Wednesday, October 5, 2011

Short Stories on Wednesday: Dark and Spooky Tales by Ambrose Bierce

Ambrose Bierce was nicknamed "Bitter Bierce", and after reading his stories, it is easy to see why.  Although the stories I read were undoubtedly lacking sunshine, they were very well written.  In fact, Bierce’s life or rather his death is as spooky as any of his stories. He was travelling in Mexico whence he disappeared without a trace and was never heard from again. Sounds like something he would write. This week I read two of his short stories, among them An Occurrence at Owl Creek Bridge which is his best known work.

Beyond the Wall

The narrator, who is never named, renews contact with an old school chum, an aristocrat named Mohun Dampier. He goes to meet Dampier at the latter’s home and is dismayed to find his once-handsome and robust friend now looking absolutely ghostly. There is an atmosphere of doom and decay around the house and it is clear that Dampier himself is wasting away. Barely have the friends exchanged a few not-so-pleasantries when there is a gentle tapping sound which seems to be coming from the adjoining room. Except, there is no adjoining room. There is nothing beyond the wall but the dark night.

Now, this is paint by numbers spooky story. There is nothing here that you haven’t read before and you almost always know what the next scene is going to be. The atmosphere that Bierce strives to create is also pretty clichéd with a raging storm and a gloomy house. I don’t mean to imply that this is a bad story; just that it is a standard issue horror story, perfect for when you are in the mood for such a thing.  Perhaps it just takes a lot more to shock and scare us today than it did with readers in Bierce’s time.

Give it a go. You can find it Here.

An Occurrence at Owl Creek Bridge

The story, set in the American Civil War, begins with a man standing on a railroad bridge, bound hand and foot, with a noose around his neck. Peyton Farquhar, a wealthy plantation owner and confederate loyalist is about to be hanged for trying to destroy an important bit of the railroad. All the preparations for the execution are complete and now it only remains for the captain to give the signal and the deed will be done. Farquhar thinks of his wife and children and also of escape. Then, in a strange turn of events, he does escape. What comes next is the big daddy of all twist in the tale endings.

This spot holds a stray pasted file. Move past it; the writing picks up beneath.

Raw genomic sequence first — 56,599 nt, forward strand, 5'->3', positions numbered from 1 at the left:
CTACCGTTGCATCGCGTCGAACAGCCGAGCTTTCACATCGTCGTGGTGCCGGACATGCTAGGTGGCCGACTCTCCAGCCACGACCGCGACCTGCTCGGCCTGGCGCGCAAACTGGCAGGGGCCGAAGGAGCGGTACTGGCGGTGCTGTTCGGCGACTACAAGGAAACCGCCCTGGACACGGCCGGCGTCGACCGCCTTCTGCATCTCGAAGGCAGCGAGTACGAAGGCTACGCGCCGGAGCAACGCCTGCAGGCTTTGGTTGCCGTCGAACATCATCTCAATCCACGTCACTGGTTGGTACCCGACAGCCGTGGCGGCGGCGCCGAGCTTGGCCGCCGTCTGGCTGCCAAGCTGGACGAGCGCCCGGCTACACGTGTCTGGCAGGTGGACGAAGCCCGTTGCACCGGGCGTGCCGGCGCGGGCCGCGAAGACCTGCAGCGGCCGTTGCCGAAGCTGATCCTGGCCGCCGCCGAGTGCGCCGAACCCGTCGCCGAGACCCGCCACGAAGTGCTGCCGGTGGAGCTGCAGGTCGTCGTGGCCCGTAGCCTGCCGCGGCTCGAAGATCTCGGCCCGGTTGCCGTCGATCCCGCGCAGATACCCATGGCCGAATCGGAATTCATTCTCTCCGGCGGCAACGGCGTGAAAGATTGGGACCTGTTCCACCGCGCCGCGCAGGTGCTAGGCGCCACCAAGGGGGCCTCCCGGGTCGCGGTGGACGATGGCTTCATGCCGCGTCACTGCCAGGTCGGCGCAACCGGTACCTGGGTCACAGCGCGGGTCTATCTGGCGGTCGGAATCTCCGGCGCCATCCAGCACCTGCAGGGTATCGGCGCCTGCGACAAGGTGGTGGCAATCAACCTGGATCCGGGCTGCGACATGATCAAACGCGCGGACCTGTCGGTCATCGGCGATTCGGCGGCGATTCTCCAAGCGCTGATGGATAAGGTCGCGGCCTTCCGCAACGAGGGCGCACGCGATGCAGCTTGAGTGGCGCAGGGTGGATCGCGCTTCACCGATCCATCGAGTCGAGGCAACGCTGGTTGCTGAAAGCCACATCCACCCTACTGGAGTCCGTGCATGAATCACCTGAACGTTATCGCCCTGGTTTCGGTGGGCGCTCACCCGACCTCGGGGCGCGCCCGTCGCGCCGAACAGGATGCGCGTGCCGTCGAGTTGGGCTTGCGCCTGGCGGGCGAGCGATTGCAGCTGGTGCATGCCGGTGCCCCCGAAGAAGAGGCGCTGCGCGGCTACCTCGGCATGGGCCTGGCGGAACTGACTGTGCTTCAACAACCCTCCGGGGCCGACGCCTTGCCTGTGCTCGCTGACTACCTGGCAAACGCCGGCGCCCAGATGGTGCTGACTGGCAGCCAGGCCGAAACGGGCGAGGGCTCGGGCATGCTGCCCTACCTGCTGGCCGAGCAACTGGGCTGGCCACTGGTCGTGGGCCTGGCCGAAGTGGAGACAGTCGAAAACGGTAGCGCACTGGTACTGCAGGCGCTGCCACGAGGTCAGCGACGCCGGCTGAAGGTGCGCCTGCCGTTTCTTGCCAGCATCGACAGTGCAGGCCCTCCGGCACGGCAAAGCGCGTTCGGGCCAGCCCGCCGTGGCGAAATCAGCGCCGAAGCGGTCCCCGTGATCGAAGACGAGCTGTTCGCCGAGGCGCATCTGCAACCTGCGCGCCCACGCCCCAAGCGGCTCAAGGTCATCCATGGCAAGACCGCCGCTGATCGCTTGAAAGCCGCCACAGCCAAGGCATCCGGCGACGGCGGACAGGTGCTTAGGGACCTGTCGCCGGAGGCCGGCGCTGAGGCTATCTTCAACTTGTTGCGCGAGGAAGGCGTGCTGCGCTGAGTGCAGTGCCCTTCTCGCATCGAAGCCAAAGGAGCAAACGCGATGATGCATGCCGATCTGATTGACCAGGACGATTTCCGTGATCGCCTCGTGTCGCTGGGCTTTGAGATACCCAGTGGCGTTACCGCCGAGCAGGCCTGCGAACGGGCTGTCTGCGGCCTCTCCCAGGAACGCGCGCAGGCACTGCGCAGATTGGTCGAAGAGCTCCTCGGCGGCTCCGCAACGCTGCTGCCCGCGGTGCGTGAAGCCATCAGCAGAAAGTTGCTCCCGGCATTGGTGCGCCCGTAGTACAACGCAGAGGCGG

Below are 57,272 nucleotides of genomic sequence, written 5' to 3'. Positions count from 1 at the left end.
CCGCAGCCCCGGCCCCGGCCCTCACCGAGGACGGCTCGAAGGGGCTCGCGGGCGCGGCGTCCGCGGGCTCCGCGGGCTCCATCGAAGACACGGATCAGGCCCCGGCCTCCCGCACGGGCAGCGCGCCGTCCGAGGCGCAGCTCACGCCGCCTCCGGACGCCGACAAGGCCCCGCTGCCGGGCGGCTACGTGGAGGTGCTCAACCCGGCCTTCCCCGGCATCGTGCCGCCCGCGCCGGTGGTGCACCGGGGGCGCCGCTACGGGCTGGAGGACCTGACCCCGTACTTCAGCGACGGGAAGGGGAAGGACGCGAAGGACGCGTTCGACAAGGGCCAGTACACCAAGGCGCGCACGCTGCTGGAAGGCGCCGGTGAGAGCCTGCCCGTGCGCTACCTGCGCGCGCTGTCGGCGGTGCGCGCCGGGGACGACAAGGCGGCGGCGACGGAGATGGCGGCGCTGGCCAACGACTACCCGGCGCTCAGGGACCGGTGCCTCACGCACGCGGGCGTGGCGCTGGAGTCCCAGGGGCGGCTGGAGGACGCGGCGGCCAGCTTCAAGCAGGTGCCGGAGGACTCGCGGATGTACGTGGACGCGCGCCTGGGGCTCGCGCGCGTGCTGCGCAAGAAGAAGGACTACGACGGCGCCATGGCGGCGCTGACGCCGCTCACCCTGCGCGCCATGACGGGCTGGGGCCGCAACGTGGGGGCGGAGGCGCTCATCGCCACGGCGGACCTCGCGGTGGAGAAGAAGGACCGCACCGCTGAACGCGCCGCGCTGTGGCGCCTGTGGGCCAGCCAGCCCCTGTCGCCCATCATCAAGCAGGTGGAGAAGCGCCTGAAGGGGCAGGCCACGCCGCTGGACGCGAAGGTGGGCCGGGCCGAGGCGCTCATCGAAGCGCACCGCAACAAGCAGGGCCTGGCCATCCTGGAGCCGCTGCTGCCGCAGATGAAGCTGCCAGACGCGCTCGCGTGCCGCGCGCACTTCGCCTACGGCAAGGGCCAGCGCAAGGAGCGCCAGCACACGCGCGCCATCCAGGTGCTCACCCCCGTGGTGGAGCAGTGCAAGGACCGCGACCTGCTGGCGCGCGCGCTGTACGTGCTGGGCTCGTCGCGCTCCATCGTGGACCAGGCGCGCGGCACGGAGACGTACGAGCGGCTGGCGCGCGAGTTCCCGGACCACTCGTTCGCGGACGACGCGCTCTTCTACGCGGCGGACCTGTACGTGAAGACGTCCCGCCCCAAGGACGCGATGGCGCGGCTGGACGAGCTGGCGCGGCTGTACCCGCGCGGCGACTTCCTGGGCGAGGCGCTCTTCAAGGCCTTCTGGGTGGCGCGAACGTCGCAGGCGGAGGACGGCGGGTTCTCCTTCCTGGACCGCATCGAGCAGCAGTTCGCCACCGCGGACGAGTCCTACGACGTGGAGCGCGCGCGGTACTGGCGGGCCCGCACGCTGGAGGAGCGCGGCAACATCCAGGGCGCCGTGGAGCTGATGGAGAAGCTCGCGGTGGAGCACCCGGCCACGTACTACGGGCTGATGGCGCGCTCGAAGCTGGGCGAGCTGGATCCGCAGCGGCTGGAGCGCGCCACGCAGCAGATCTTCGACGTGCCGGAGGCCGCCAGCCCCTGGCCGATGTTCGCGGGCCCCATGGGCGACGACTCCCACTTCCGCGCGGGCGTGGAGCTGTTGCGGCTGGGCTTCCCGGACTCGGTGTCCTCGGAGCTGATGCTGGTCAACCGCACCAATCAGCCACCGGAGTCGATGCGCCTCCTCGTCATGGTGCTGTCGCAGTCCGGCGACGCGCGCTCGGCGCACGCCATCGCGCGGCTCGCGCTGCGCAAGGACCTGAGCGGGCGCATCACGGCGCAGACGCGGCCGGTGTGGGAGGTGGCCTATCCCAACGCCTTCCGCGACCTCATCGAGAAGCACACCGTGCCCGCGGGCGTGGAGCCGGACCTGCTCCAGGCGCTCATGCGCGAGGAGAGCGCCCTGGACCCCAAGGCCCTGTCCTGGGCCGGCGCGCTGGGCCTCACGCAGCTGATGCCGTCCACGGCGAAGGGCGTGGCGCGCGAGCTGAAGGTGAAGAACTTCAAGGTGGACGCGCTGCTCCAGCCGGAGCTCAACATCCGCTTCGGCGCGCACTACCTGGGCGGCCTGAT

As I mentioned before, this story was always considered Bierce’s best. I haven’t read enough of his stories to make a comparative judgement but this would be pretty hard to top. Almost the entire story takes place on a plank on the bridge with a noose around the protagonist’s neck. How’s that for a setting?  We drift in and out of Farquhar’s mind until reality and imagination blend seamlessly into each other. Really, this is the work of a master craftsman.
It’s an amazing story but also a very disturbing one. Bierce treats the subject of death and execution with a casualness and thoroughness that makes the whole experience even more macabre for the reader. This is no bedtime story. More like a brilliantly written nightmare.

You can read it Here.


  1. I read "Occurrence at Oak Bridge" a few months ago-it is a very disturbing story just as you beautifully depicted it-it was the basis for one of the best ever "Twilight Zone" American TV shows-this is the only one of his works I have read so far though I do not know what is really holding me back from reading a few more-

  2. Occurrence at Owl Creek Bridge really is a wrenching story. Good review! I haven't read the first one.

    I can recommend "The Damned Thing" by Bierce - a short scary story about a man who is stalked by something he can't see (we find out about this after his death). That story just sticks with you; it contains a lot of the elements of memorable horror: a man thinking he's going mad, a monster/creature that won't stop and won't go away, a mangled body, etc.

  3. Mel U I've heard about the Twilight Zone adaptation of this story and I'm really keen to see it.

    HKatz Thanks for the recommendation. I'm off to hunt for The Damned Thing right away.

  4. It sounds like I really need to read some Bierce - these stories are right up my street. Definitely a contender for next week's Wednesday short story!

  5. Sophia I hope you enjoy them.

  6. Ha ha! I would think twice, thrice, four times, a countless times before I decide to pick that second story up! I'm a fraidy cat and I don't know if I could manage this sort of nightmare story. Perhaps in broad daylight?...

    Lovely reviews, btw!:)

  7. Risa I'm a fraidy cat too so i don't go anywhere near hardcore horror. Occurrence at Owl Creek Bridge isnt scary but wrenching as HKatz said.